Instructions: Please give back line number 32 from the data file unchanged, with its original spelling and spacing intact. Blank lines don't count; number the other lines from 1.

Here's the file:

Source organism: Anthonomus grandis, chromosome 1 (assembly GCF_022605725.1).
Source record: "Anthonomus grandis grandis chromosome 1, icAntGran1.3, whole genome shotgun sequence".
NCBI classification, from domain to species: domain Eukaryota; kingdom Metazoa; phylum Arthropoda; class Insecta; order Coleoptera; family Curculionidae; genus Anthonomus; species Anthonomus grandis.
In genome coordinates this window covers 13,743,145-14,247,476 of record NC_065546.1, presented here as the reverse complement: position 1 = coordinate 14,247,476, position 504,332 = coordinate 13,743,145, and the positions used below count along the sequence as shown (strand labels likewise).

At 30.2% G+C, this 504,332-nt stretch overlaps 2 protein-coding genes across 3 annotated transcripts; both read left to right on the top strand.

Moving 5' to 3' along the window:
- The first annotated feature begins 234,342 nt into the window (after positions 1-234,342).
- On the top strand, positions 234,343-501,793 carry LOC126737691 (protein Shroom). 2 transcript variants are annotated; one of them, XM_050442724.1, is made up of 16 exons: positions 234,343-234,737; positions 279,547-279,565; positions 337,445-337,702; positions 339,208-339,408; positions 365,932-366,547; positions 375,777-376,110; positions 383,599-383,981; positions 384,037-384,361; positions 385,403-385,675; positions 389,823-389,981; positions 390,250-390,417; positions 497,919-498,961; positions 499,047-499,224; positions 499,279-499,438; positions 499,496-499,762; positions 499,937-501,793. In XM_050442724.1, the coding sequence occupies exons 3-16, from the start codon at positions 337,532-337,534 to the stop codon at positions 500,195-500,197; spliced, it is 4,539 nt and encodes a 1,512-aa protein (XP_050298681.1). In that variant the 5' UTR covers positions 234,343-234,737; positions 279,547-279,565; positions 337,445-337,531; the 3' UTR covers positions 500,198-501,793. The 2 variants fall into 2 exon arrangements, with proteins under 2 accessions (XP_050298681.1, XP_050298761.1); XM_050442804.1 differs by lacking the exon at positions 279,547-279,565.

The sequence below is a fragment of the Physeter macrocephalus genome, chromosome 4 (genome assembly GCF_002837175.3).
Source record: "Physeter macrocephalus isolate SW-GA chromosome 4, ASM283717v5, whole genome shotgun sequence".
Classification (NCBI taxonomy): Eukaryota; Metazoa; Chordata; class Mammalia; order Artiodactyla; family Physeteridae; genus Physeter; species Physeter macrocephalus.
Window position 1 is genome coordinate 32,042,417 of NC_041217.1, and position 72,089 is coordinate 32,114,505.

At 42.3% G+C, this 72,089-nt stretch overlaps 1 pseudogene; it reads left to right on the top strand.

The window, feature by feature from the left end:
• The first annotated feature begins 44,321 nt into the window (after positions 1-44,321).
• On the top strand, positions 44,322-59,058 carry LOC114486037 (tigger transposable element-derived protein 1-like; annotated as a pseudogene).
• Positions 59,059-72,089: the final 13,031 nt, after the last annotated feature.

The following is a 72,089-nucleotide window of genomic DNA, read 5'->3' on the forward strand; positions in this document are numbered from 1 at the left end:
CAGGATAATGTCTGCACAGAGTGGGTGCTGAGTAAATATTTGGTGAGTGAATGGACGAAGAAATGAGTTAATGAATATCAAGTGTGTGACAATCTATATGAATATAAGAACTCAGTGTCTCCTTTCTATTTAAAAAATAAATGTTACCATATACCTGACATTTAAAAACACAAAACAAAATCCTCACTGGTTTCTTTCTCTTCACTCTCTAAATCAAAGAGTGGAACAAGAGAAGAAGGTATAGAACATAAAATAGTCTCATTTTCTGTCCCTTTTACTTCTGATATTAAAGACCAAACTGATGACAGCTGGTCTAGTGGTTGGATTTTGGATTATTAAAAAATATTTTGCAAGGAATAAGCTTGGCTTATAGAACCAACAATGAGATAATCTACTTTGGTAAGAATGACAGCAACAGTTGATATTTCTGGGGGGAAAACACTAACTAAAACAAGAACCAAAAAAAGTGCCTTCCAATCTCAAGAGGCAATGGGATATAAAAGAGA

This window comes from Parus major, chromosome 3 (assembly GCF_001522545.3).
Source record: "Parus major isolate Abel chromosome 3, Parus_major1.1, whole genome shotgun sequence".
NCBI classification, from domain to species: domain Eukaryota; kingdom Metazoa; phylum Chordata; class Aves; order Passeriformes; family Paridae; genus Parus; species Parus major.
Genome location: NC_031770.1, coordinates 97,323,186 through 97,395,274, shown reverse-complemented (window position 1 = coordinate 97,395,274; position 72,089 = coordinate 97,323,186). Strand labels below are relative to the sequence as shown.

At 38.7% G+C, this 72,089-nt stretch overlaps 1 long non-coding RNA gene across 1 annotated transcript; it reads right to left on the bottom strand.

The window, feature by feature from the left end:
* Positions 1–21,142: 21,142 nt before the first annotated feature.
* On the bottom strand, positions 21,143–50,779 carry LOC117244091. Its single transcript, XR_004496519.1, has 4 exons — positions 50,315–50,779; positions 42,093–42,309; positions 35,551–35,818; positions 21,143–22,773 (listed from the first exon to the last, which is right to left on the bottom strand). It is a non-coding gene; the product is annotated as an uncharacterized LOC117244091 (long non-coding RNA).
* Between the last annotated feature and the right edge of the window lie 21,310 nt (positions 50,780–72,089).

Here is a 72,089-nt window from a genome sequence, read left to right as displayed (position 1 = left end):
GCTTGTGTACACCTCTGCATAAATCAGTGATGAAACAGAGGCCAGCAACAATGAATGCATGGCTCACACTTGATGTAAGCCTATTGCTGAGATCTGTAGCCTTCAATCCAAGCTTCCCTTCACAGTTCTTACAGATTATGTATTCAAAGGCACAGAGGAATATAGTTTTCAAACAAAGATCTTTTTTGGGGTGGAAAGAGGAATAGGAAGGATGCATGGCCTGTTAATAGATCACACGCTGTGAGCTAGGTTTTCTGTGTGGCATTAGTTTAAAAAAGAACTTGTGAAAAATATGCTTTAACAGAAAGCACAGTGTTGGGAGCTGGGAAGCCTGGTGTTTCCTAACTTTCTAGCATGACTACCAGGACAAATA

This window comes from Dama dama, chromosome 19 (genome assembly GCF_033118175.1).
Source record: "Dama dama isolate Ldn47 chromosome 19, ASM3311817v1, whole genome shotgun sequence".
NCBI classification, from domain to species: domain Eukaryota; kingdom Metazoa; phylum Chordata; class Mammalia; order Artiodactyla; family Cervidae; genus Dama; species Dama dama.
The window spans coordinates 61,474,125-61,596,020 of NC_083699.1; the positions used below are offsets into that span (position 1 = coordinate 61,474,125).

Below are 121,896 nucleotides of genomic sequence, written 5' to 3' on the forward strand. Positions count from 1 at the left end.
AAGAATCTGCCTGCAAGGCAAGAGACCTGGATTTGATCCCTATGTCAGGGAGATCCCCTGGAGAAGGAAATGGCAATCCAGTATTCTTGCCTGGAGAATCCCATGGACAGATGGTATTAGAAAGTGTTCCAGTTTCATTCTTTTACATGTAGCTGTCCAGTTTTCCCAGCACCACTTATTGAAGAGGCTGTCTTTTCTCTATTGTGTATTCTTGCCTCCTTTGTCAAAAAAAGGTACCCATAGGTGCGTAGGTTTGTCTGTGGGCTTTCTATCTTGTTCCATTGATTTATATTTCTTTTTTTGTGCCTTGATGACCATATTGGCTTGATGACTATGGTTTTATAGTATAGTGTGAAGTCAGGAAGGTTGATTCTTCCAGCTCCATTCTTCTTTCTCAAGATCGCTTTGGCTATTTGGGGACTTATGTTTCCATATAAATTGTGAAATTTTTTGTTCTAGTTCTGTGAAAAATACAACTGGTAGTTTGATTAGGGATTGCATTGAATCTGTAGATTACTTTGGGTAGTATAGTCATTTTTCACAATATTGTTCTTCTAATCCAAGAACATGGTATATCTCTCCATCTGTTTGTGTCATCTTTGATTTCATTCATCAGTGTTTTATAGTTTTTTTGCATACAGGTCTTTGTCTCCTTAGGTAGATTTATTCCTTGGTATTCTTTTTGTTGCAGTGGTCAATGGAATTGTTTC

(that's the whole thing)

Source record: "Dama dama isolate Ldn47 chromosome 19, ASM3311817v1, whole genome shotgun sequence".